First things first: if you’re looking for books, you can find the MIEL shop here.

MIEL was established in 2011 to promote and publish difficult, innovative, intelligent, and deeply felt writing and visual art. The press’s initial focus on supporting and promoting the work of women writers has broadened, and MIEL’s remit is now to publish difficult, innovative, intelligent, and deeply felt writing and artwork, with a focus on work made by women, people of color, and LGBTQ people.

To state it plain: writers of color, queer writers, trans writers, women writers, writers with disabilities are all especially encouraged to send work.

MIEL continues to exist because of subscriptions and book sales. You can support the press by purchasing books in the shop. You can also sign up for the MIELand Dickinson House newsletters.

I (see below for more about who this ‘I’ is) read manuscript submissions in June via Submittable. I read work for the biannual literary magazine 111O much of the year. You can buy a copy of 111O right here.

In fall 2014, I opened Dickinson House, a residency center for artists and writers in rural East Flanders, Belgium. Dickinson House will offer fellowships (fee-free residencies) each year; applications for 2016 open on November 1, 2015. Please see the Dickinson House site for more details.

 * * *

Some frequently asked questions:

How do you pronounce the press’s name?

I say ‘mee-ehl’, the French word for honey. But lots of you say ‘meel’, especially Flemish people, who wonder why I’ve given the press a little boy’s nickname.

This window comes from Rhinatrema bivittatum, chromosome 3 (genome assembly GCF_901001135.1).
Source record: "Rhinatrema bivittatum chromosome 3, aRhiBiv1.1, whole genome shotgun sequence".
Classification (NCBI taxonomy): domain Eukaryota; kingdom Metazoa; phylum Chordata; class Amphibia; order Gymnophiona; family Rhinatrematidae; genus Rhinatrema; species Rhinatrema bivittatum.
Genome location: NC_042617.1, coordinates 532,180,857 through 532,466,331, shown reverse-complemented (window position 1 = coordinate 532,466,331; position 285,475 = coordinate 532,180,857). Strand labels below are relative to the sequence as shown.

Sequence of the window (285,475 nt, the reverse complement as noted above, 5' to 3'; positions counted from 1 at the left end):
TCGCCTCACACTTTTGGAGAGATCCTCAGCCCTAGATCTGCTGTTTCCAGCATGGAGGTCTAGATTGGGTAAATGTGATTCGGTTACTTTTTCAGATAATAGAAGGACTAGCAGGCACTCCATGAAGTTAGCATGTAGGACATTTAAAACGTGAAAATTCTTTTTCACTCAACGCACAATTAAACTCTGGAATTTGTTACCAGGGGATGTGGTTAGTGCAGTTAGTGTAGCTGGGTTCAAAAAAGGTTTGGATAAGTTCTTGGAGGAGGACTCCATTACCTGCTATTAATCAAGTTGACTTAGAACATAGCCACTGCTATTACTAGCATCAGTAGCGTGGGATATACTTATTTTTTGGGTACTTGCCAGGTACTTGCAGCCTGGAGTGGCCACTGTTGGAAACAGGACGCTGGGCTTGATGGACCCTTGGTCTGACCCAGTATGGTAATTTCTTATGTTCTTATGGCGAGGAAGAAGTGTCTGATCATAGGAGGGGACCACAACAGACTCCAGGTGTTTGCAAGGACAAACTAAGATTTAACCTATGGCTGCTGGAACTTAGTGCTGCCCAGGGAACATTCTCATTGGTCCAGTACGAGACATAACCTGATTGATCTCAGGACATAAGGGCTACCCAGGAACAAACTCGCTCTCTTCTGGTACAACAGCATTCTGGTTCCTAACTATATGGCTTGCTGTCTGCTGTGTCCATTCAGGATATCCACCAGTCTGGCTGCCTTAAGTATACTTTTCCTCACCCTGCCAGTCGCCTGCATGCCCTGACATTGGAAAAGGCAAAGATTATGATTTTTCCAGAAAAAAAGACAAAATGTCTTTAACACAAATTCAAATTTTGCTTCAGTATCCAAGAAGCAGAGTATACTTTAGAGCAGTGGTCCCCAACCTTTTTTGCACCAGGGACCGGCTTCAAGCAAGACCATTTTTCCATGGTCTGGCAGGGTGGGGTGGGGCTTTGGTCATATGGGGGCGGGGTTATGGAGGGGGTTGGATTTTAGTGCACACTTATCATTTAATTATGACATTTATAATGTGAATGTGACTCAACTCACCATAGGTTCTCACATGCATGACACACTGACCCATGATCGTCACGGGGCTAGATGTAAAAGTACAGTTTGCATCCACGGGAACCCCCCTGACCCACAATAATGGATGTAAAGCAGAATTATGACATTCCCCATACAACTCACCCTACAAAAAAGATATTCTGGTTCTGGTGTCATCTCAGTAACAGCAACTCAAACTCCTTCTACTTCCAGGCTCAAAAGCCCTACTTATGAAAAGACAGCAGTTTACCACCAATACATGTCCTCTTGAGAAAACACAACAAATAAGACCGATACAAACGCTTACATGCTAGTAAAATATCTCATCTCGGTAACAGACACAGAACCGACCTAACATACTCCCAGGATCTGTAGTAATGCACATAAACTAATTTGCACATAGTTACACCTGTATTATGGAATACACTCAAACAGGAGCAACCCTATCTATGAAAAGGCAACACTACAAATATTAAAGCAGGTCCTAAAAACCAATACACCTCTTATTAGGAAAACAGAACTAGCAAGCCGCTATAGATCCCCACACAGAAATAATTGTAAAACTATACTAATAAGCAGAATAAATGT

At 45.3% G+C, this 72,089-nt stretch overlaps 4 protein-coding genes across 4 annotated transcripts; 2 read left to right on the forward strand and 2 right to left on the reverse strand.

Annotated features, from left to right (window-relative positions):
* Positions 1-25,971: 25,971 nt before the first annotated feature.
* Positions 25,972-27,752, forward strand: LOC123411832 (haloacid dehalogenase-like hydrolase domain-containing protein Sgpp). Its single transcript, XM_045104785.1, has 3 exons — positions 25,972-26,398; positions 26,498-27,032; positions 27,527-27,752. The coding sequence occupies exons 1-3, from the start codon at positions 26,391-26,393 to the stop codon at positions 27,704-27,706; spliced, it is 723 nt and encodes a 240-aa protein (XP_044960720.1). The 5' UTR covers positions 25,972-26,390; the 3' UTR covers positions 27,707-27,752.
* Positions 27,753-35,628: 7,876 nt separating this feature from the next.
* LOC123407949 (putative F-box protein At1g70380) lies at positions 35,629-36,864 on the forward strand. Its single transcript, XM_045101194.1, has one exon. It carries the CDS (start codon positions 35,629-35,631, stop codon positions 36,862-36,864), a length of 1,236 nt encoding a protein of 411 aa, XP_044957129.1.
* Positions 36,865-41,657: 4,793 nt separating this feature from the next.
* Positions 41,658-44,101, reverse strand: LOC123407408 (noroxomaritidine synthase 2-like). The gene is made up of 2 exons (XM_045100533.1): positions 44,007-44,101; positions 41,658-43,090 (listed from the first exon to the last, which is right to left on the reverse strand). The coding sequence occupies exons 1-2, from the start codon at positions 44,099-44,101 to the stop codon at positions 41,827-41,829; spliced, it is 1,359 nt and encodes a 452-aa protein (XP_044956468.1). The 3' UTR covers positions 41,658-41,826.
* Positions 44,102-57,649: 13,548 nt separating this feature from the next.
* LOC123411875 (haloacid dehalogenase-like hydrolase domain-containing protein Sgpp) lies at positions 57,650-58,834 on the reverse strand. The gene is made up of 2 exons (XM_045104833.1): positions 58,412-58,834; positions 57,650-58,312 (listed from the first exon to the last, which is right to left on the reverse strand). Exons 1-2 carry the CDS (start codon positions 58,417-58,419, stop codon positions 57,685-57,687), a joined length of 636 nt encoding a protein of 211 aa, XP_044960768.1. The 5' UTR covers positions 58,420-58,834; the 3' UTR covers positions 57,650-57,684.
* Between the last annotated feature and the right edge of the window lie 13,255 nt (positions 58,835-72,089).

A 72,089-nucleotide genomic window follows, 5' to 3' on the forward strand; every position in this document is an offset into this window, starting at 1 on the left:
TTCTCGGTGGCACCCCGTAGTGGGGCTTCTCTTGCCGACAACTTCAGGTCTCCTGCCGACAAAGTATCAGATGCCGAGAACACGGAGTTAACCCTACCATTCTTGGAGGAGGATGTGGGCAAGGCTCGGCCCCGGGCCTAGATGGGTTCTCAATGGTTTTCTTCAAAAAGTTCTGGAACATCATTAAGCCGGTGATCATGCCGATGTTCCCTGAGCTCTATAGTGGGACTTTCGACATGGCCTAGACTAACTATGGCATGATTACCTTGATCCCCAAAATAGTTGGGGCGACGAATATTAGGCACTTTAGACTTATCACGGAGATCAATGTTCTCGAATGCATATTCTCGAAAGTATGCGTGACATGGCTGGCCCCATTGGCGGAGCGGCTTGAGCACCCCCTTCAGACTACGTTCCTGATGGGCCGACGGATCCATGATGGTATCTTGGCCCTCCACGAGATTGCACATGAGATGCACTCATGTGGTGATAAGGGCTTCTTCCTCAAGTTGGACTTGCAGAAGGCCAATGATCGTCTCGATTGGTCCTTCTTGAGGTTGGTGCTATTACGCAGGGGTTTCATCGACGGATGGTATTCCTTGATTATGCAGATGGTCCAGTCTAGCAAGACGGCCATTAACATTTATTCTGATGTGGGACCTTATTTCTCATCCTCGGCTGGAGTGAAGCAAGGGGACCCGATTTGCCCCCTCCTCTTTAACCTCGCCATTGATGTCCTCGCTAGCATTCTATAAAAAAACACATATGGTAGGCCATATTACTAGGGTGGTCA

How do you say the journal’s name?

Again, what I say and what everyone else might differ. I say ‘one one one oh’. But I’ve heard ‘eleven ten’, ‘one thousand one hundred and ten’, ‘eleven hundred ten’, ‘one one one zero’, and other variations. I like my pronunciation because—picky small thing—the final character in the title is, typographically, not a zero (0) but an O. 111OBut I don’t really mind how other people say it. The more, the merrier.

How often does the journal come out?

About every six months, or roughly fall and spring. I aim for October and April, but production times can vary. As of this writing (August 2015), I am still working on issue eight. I will stop production of the journal after issue ten (or possibly eleven), because with such a binary title that seems only right. All that to say: if you want your work in 111O, send it soon.

Why don’t you read work all year round?

Because it takes a lot of time and there are too many of you and too few of me. Not to mention that I have to bind books sometime.

Where are you located?

In Belgium.

Are you hiring? Do you work with interns?

I’m not, and it’s unlikely I’ll be able to hire anyone in the foreseeable future (I also don’t draw a salary). I don’t work with interns because there’s just not the infrastructure to support a learning experience for you (not to mention to provide things like a stipend, housing, and meals). If you have a burning desire to work for free or very little, though, please get in touch.

What kind of books do you publish? Will you publish my work?

The best way to see what kinds of books MIEL publishes is to buy a few. The microseries is designed to offer a taste of writers I like at an affordable price, if your budget is tight.

MIEL might publish your work, if I love it and if it fits the list and if I think the sales would cover printing/ production costs. You can send it to me in June. Read about that here.

How do I request a review copy?

Email miel.books at gmail.

Who are you, anyway?

Designer/creative director/editor Éireann Lorsung received her MFA from the University of Minnesota in 2006 and her PhD from the University of Nottingham in 2013. A writer herself, her influences range across visual art, contemporary writing, and theory. Her first book, Music For Landing Planes By, came out from Milkweed Editions in 2007 and was followed by Her book in 2013. A third collection is forthcoming in 2018, also from Milkweed.